Do this 4 times (once for each person you get transferred to) and you will get someone on the phone who will help you. You might have to call them back or they might have to call you back, but you will be able to get their direct number and they will treat you like you are a human being. Best I can tell, maybe 3 Sprint employees (out of the thousands who answer the phones) have the authority/willingness to help customers. Your depressing adventure is to find that person.

    • nishioka says:

      I’d rather go to a Sprint store than play phone tag with people who may or may not go on vacation at any moment. Never underestimate the power of being in someone’s face – there’s no “disconnect” button for them to use!

      • neilb says:

        Unfortunately, I have ended up in Sprint stores on hold with Sprint corporate! Why? Because even the store managers don’t have authorization to change much about your account.
        Doing the phone game in a store can be less convenient than doing it at home, where you can do other stuff while listening to their stupid hold music and ads.

    • toodarnloud says:

      This sounds like it will work, since that was in effect what someone did.

  15. fsnuffer says:

    I filed a complaint against AT&T with my Attorney Generals office and was successful

  16. BlkSwanPres says:

    Why not contact the rep at his company that placed the order?

  17. cspschofield says:

    Some years back I was dealing with an extensive family emergency that took all my stamina. During this crisis I developed the habit of surfacing for air periodically, at which times I would go through the piled up mail, and throw money at the regular bills way in excess of what was owed so that I wouldn’t have to deal with them for a while. This worked fine, except for SprintSprint’s billing system didn’t look at how long you had owed them money, it looked at how long at had been since they had received a payment. So, six months go by, the money I threw at Sprint gets used up, I owe them $.43, and my service gets cut off because I last paid them six months ago. It took entirely too long to get the idiot I reached by phone to understand that while I hadn’t paid the bill for six months, I had only owed them money for less than a day.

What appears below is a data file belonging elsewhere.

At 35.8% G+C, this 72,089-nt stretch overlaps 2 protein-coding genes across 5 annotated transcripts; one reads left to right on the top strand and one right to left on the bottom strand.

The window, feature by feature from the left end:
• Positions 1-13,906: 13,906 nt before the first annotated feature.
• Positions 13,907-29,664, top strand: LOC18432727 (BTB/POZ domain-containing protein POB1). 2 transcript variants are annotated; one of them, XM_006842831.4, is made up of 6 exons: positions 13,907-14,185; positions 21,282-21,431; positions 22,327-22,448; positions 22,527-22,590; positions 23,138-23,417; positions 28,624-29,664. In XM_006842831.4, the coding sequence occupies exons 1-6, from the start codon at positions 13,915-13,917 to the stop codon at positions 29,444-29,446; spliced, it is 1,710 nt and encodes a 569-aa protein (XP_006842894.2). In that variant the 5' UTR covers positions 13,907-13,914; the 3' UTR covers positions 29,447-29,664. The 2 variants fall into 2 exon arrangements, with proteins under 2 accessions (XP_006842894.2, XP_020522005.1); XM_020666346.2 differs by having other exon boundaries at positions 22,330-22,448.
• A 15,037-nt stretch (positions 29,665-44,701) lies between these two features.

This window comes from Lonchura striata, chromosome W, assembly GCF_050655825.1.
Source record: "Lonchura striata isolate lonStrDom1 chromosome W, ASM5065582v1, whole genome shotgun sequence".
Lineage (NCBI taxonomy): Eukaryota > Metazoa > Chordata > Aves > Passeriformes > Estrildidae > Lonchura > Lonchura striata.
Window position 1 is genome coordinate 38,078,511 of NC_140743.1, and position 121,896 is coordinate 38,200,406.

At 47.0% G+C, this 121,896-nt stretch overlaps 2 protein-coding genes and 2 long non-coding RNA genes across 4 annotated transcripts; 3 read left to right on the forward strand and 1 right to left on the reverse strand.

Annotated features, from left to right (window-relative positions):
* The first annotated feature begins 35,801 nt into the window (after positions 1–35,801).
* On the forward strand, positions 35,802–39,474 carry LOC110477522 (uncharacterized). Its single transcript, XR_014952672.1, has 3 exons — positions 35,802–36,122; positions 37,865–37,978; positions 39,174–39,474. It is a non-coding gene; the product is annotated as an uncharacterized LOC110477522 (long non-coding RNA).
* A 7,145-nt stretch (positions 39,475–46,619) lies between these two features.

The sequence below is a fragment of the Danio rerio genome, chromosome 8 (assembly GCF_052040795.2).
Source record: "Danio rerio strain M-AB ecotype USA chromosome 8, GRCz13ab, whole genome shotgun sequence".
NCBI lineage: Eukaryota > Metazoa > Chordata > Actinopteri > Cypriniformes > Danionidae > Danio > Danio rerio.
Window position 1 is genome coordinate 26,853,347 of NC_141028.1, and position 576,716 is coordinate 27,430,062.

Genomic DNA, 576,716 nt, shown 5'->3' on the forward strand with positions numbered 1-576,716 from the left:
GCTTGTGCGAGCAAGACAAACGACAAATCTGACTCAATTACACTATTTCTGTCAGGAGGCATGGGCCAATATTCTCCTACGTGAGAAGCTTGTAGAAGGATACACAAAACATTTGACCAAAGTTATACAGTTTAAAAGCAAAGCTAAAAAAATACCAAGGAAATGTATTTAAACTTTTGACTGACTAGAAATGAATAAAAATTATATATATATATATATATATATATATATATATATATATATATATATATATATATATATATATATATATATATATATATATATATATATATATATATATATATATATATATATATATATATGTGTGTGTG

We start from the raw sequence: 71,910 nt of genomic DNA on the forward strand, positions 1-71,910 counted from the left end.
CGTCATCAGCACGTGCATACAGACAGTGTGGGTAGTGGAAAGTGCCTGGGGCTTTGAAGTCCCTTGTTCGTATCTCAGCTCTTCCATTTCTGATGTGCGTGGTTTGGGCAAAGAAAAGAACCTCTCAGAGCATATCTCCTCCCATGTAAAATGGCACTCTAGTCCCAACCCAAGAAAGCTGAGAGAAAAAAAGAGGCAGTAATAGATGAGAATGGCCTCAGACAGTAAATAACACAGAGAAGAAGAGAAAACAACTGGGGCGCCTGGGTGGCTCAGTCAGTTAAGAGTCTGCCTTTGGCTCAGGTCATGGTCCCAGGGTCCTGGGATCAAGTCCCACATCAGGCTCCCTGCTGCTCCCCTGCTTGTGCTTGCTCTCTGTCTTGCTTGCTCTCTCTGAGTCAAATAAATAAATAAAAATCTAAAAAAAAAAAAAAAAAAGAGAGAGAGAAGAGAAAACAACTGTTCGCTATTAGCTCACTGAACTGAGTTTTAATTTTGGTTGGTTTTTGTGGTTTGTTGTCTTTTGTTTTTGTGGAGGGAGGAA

And, yes, I know that what I was doing wasn’t even remotely sound financial practice. There were extenuating circumstances, and the details would only depress you.

  18. newfenoix says:

    Sprint Executive Customer Service is an absolute joke!!!! And a very bad one at that.

    • scoutermac says:

      Your right. They are just slightly more helpful than the normal customer service.

      • newfenoix says:

        It took going to the state AG office to get my situation taking care of when I canceled my wireless service in 2007.

  19. limbodog says:

    The nice thing is, because you’re not a customer, you didn’t sign a contract agreeing to automatically yield any disputes to them.

    So you can take them to small claims and probably win + damages.

  20. FacebookAppMaker says:

    You most likely got the Halifax, Nova Scotia call centre (Where I’m located, and I work in the same building with Sprint, but different projects). They are full of completely incompetent people who really have no clue what they are doing.

    Though, to be fair, Teletech (The third party company that handles calls for sprint) hires those that don’t display even a mediocre level of intelligence, then expect them to understand and memorize 7 different systems, 3 of which are just for notations (Yes, apparently you have to document the call 3 times, in 3 different formats).

    So that’s most likely why you can’t get someone that cares. They are all fresh out of high school, and the vast majority of those feel too entitled to deal with customers.

  21. Kestris says:

    Knock on wood, I’ve never had any issues with my Sprint service. Of course, it’s not my account, but is my Sister In Law’s, so all I really have to do is make sure my share of the contract is paid monthly and they have to do the rest.

  22. HammRadio says:

    I’m still wondering how the company representative was able to magically get an iphone sent to the OP’s house by just writing his name and social on a piece of paper?

    When the OP returned the phone. Did he follow Sprint’s instructions for returning the phone or did he just Return to Sender and hope for the best?

    If he received bill after bill how could he NOT have an account number??? Why didn’t he contact his company’s sprint representative to look into it?

  23. karlmarx says:

    I would be calling the Sprint Fraud Department instead of talking to billing.

    I have never had a problem with Sprint. I don’t understand sometimes why things are so difficult for some people.

  24. do-it-myself says:

    Why must Sprint go through periods of SUCK and periods or GREATNESS every 5 years? I used to get dropped called all the time, then like magic didn’t have them for years. I purchased my first smartphone and 3G sucks and 4G availability is rare. Now they are trying to move to 4G LTE? Fix what you have first before adding more shit to the pile. Even dropped calls have returned like gangbusters.

    Having 3G/4G with Sprint is like having a Ferrari on the Autobahn with Cinder Blocks for Wheels. This is how/why they can tout “UNLIMITED” data.